Amid the stuffed kitties, wind chimes, greeting cards and other knickknacks in this one-stop gift shop hang the works of Alamo-based artist Nancy Freeman. Using embroidery and swatches of patterned cloth, Freeman re-creates scenes of daily life in Santa Clara, prominently featuring the storefronts of familiar franchise outlets. A group of shoppers strolls past Los Altos' Posh Bagel; a family lingers before a lovingly detailed Peet's Coffee; a few frolickers gather 'round the local Starbucks. Freeman's pieces fetch anywhere between $295 and $400. Norman Rockwell, eat your heart out.
Rafer Guzman

Best Place to Buy a Child's Birthday Present
Hicklebee's Childrens Books
1378 Lincoln Ave., San Jose
408/292-8880

Hicklebee's on Lincoln Avenue in Willow Glen can't be beat for the gift on the run, purchased for that special little someone who deserves more than mere Nickelodeon-based culture. With thousands of colorful books, from classics to the latest winner of the Caldecott Medal, Hicklebee's offers satisfying brain food for virtually any kid you might know. And from Margaret Wise Brown's Good Night Moon to Madeline L'Engle's A Wrinkle in Time, it covers all ages, from the first-book crowd to the young adult. If you feel like the fun police showing up at a birthday party with "just a book," they also have a trendy selection of stuffed animals, book-character dolls, science kits, art projects, music tapes and squishy kid things you can tack onto the top. Great selection of cards, too. And free gift wrap. Hicklebee's, tried-and-true for 17 years, won't let you down.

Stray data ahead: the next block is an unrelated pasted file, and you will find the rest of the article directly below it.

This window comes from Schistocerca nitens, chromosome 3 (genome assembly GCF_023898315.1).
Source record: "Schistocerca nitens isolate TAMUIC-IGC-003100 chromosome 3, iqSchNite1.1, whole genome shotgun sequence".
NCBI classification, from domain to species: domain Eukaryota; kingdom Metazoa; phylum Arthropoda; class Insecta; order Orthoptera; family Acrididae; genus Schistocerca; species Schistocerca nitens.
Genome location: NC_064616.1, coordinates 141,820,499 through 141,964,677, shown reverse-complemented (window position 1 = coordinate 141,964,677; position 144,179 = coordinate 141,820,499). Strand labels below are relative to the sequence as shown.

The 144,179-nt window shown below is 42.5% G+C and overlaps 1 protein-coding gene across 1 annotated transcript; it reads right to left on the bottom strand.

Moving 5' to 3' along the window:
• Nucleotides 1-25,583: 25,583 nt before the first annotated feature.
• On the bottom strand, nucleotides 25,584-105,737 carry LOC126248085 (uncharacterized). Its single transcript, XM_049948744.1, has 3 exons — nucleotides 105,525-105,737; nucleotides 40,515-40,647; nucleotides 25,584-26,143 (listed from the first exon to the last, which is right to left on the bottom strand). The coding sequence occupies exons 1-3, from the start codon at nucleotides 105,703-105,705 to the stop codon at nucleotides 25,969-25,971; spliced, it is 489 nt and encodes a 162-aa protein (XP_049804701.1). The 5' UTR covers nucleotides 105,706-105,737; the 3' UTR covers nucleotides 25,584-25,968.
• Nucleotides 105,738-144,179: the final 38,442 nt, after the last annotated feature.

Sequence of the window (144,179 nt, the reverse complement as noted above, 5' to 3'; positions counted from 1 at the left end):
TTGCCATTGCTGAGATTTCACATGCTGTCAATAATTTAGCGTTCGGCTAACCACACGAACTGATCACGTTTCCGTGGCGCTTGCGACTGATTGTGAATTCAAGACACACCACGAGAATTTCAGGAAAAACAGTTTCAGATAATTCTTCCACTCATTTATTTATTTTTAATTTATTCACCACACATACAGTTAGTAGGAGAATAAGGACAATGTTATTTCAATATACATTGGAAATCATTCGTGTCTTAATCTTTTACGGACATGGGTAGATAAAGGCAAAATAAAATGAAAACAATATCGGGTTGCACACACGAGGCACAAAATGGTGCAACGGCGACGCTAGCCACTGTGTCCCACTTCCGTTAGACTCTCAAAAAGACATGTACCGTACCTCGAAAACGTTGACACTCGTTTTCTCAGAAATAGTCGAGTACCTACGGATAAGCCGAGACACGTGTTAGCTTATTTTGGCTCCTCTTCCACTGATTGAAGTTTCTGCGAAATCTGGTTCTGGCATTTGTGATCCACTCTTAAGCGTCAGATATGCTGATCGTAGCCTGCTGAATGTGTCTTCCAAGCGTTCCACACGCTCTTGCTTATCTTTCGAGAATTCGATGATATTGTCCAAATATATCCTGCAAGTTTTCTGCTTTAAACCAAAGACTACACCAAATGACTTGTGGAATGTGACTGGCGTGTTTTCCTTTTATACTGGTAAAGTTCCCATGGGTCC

Corinne Asturias

Best Selection of
Girlie Magazines
Murphy Street Smoke Shop
114 S. Murphy Ave., Sunnyvale
408/735-9127

When my friend turned 18, he dashed to the nearest convenience market to buy a nudie mag. It didn't take him very long--he only had about three magazines to choose from. Murphy Street Smoke Shop, however, puts standard mini-mart fare to shame. Sure, they carry the standbys--Playboy, Penthouse, Penthouse Forum--for those who've already settled into a groove and don't like disruptions. For those who might like to expand their horizons, the Smoke Shop features stroke magazines from all over the world, in different languages, shapes and sizes. There are, of course, other magazines there, plus a selection of schmaltzy paperbacks. But the real fun lies inside the multitudes of, shall we say, illustrated magazines. It's a wonder we ever learned how to read.
Shweta Govindarajan

Best One-Stop Shopping
for New Dads
Pink Poodle
Bascom Bookcase
Babyland Furniture

S. Bascom Avenue and W. San Carlos Street, San Jose

The new dad doesn't even think about It. That's what he says, anyway, but that's just the sleep deprivation talking. What he means is, with a newborn in the house, there aren't enough hours in the day for romance. At the crossroads of the Burbank district, the Pink Poodle strip club and the Bascom Bookcase adult bookstore rub up against Babyland Furniture, home of cribs, commodes and barf blankets, providing a blessed time-saver for the neophyte pop-on-the-run (not to mention an unnecessary reminder of the laws of cause and effect). He slips in here for a little something that he can't get at home, and slips next door for--er, supplies for Mama and the little one.

He feels a tad guilty, yeah, but a man's gotta do what a man's gotta do. Which explains why, when his dearest darling gets a misty look in her eyes and a coo in her voice and asks how he'd feel about another baby, he can say, "Sure!" He knows it means he'll have sex again in this lifetime.
Broos Campbell

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From the 1996 Best of the Valley issue of Metro, September 19-25

This page was designed and created by the Boulevards team.
Copyright © 1996 Metro Publishing, Inc.